Airborne imaging spectrometer data collected in the near-infrared (1.2-2.4 m) wavelength range were used to study the spectral expression of metamorphic minerals and rocks in the Ruby Mountains of southwestern Montana. The data were analyzed by using a new data enhancement procedure-the construction of relative absorption band-depth (RBD) images. RBD images, like bandratio images, are designed to detect diagnostic mineral absorption features, while minimizing reflectance variations related to topographic slope and albedo differences. To produce an RBD image, several data channels near an absorption band shoulder are summed and then divided by the sum of several channels located near the band minimum. RBD images are both highly specific and sensitive to the presence of particular mineral absorption features. Further, the technique does not distort or subdue spectral features as sometimes occurs when using other data normalization methods. By using RBD images, a number of rock and soil units were distinguished in the Ruby Mountains including weathered quartz - feldspar pegmatites, marbles of several compositions, and soils developed over poorly exposed mica schists. The RBD technique is especially well suited for detecting weak near-infrared spectral features produced by soils, which may permit improved mapping of subtle lithologic and structural details in semiarid terrains. The observation of soils rich in talc, an important industrial commodity in the study area, also indicates that RBD images may be useful for mineral exploration. 1989.
Cobalt is a chemical element with symbol Co and atomic number 27 and atomic weight 58.93. 59 Co is the only stable cobalt isotope and the only isotope to exist naturally on Earth. Cobalt is the active center of coenzymes called cobalamin or cyanocobalamin the most common example of which is vitamin B12. Vitamin B12 deficiency can potentially cause severe and irreversible damage, especially to the brain and nervous system in the form of fatigue, depression and poor memory or even mania and psychosis. In order to study the degree of deficiency of the population with Co or the correctness of treatment with vitamin B12, a modern optoelectronic method for the determination of metals and metalloids from biological samples has been developed, Graphite Furnace - Atomic Absorption Spectrometer (GF- AAS) method is recommended. The technique is based on the fact that free atoms will absorb light at wavelengths characteristic of the element of interest. Free atoms of the chemical element can be produced from samples by the application of high temperatures. The system GF-AAS Varian used as biological samples, blood or urine that followed the digest of the organic matrix. For the investigations was used a high - performance GF-AAS with D2 - background correction system and a transversely heated graphite atomizer. As result of the use of the method are presented the concentration of Co in the blood or urine of a group of patient in Bucharest. The method is sensitive, reproducible relatively easy to apply, with a moderately costs.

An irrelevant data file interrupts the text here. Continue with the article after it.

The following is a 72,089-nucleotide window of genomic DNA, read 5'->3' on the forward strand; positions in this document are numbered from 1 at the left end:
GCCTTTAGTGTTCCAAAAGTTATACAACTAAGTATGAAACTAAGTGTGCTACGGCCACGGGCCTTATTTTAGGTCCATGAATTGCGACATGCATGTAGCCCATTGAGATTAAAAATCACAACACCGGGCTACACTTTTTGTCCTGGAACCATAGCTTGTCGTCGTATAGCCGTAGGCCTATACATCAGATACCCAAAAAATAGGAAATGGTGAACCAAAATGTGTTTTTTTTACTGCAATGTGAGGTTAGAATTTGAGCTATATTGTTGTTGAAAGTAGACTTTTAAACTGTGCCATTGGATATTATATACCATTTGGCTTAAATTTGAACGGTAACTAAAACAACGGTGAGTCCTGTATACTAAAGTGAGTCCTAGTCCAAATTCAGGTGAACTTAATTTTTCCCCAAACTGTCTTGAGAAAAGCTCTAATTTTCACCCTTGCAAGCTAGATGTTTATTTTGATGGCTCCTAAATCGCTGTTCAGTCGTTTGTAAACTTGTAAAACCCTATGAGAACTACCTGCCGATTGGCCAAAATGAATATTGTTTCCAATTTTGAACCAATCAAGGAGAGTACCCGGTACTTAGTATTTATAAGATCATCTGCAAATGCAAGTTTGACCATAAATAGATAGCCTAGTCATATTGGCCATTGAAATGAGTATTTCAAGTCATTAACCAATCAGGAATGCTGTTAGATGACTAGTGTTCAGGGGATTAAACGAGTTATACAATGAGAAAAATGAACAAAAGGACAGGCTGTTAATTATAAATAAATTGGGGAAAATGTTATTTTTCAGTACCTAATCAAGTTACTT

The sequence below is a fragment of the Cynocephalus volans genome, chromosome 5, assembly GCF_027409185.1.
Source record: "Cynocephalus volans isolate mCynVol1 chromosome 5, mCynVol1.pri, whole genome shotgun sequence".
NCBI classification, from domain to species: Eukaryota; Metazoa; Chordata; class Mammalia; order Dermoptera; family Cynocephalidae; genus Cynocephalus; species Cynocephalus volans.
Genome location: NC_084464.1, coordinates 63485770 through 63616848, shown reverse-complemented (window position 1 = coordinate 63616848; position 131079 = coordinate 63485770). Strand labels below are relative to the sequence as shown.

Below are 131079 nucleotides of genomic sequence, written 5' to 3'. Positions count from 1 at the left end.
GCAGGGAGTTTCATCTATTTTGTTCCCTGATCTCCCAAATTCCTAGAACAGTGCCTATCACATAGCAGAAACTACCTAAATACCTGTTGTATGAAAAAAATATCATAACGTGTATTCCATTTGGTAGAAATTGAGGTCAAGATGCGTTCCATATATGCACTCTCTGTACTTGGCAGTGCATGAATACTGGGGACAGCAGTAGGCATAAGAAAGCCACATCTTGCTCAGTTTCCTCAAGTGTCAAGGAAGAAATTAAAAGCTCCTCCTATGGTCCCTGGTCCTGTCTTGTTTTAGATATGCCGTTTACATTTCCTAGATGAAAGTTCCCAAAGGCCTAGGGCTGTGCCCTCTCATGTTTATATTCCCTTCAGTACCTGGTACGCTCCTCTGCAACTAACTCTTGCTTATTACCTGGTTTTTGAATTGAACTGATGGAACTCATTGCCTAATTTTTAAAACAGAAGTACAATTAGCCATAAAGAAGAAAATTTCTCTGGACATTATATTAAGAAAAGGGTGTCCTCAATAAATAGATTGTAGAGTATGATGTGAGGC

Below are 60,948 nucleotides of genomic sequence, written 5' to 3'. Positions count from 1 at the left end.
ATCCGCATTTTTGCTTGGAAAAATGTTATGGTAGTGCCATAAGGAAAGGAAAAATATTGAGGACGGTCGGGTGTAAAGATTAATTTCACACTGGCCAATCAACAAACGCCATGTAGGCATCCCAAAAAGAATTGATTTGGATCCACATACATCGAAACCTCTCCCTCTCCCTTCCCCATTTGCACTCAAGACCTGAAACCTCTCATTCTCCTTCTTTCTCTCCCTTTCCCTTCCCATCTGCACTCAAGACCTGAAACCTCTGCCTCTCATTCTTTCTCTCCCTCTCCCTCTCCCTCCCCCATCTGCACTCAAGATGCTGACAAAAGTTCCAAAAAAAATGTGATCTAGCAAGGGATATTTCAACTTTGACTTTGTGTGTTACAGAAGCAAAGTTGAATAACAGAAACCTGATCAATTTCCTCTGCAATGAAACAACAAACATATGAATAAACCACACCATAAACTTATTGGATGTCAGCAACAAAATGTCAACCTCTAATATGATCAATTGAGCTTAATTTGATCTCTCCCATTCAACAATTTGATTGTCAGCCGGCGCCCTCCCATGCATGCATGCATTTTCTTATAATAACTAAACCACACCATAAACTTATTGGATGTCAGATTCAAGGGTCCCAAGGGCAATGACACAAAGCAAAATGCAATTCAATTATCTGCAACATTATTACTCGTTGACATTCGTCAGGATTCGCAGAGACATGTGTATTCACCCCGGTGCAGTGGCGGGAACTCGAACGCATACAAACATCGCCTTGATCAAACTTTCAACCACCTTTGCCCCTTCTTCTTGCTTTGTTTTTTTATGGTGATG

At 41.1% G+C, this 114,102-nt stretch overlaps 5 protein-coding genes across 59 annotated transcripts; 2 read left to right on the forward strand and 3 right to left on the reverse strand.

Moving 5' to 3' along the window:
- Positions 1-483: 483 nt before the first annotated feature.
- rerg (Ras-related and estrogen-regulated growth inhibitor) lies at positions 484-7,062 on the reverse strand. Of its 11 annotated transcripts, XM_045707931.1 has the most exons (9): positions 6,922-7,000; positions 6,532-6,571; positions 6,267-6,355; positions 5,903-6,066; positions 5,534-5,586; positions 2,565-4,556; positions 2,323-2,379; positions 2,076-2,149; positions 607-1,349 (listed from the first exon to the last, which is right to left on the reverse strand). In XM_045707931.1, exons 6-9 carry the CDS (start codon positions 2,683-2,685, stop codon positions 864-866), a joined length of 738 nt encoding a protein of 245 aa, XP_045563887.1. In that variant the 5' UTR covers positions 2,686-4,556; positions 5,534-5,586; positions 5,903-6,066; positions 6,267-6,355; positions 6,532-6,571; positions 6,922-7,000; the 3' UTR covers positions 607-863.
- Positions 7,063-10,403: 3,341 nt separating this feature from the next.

Airborne Imaging Spectrometer-1 (AIS-1) data were obtained for an area of amphibolite grade metamorphic rocks that have moderate rangeland vegetation cover. Although rock exposures are sparse and patchy at this site, soils are visible through the vegetation and typically comprise 20 to 30 percent of the surface area. Channel averaged low band depth images for diagnostic soil rock absorption bands. Sets of three such images were combined to produce color composite band depth images. This relative simple approach did not require extensive calibration efforts and was effective for discerning a number of spectrally distinctive rocks and soils, including soils having high talc concentrations. The results show that the high spectral and spatial resolution of AIS-1 and future sensors hold considerable promise for mapping mineral variations in soil, even in moderately vegetated areas. 153554b96e